I would like to know if we remove one (or some) image(s) from a training data set, is there any way to calculate the impact of it to the model. We know that for Deep Learning algorithms we need a lot of data, but there should be a way to conclude that for my model, image A is more important than image B?
I have just started Deep Learning adventure and very exited about finding this web site. It is my first question on this forum. Hope it is not too boring
If your dataset contains lots of images (say > 10k), removing just one image is likely to not have any visible impact on your model. If you are dealing with a tiny dataset, it may have an impact. I can think of one way to check the impact but it’s a bit tedious. Just train the model from scratch twice with dataset_full and dataset_mins_one_image and see if there is a difference. You will probably need to run that experiment a bunch of time and then average the results to make sure the change is not due to a different weight initialization.
Answer to your question is in lesson 11 17m35s https://youtu.be/bZmJvmxfH6I?t=17m35s
The neural net is trained based on the loss function, and the loss function measures the difference between the training labels and the model’s predictions for the training images. If you remove an image from the training set, the loss function changes, and therefore the loss “landscape” that is used for SGD also changes. In other words, your model is now learning a slightly different function.
However, since we train on mini-batches and not the entire training set, the loss landscape that SGD sees is quite different with every training iteration. And since we shuffle the images with every epoch, no two mini-batches will ever be the same (especially when training with data augmentation). We therefore never train on the true loss function, only on a very rough (and mostly wrong) approximation of it.
The point being: what your model learns is an approximation of your “real” loss function / training data anyway. The impact of a single image may be different each time you train the model, because of the randomness involved in the training process.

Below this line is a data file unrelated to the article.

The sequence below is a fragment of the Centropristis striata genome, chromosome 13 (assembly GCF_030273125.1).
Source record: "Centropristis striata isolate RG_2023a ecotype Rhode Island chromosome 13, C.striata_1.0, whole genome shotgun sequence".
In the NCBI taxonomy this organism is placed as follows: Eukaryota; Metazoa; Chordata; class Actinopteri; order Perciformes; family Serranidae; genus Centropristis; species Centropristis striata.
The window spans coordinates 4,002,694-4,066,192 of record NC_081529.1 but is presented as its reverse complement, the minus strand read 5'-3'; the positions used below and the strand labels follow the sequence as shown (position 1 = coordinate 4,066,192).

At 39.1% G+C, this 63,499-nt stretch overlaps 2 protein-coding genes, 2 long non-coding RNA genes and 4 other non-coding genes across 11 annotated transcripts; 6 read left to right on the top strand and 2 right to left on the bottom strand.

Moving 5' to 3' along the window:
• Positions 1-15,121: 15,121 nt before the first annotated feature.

Can you give an example where you need to make this kind of decision?
In general, all images are important, i.e. you hardly want to throw away images.
For e.g. if you are building a cat/dog classifier, you want all kids of cats and dog images in all kinds of positions and lighting conditions and framings and postures and … to be present in your training set - so that your model can recognise a cat or a dog in all these situations. You want your model to be invariant to these variations.
But ofcourse, for a cat/dog classifier, images of cars might be irrelevant.
When I try to understand Deep Learning algorithms and steps, I always compare with other ML algorithms, that I have some experience. And one of the first things that we do, is to detect the outliers. Because, outliers change the model completely: so I can calculate the impact of an observation to the model.
Maybe the right question would be: is their outliers for DP algorithms, i.e. any images that have completely different features and change behavior of model?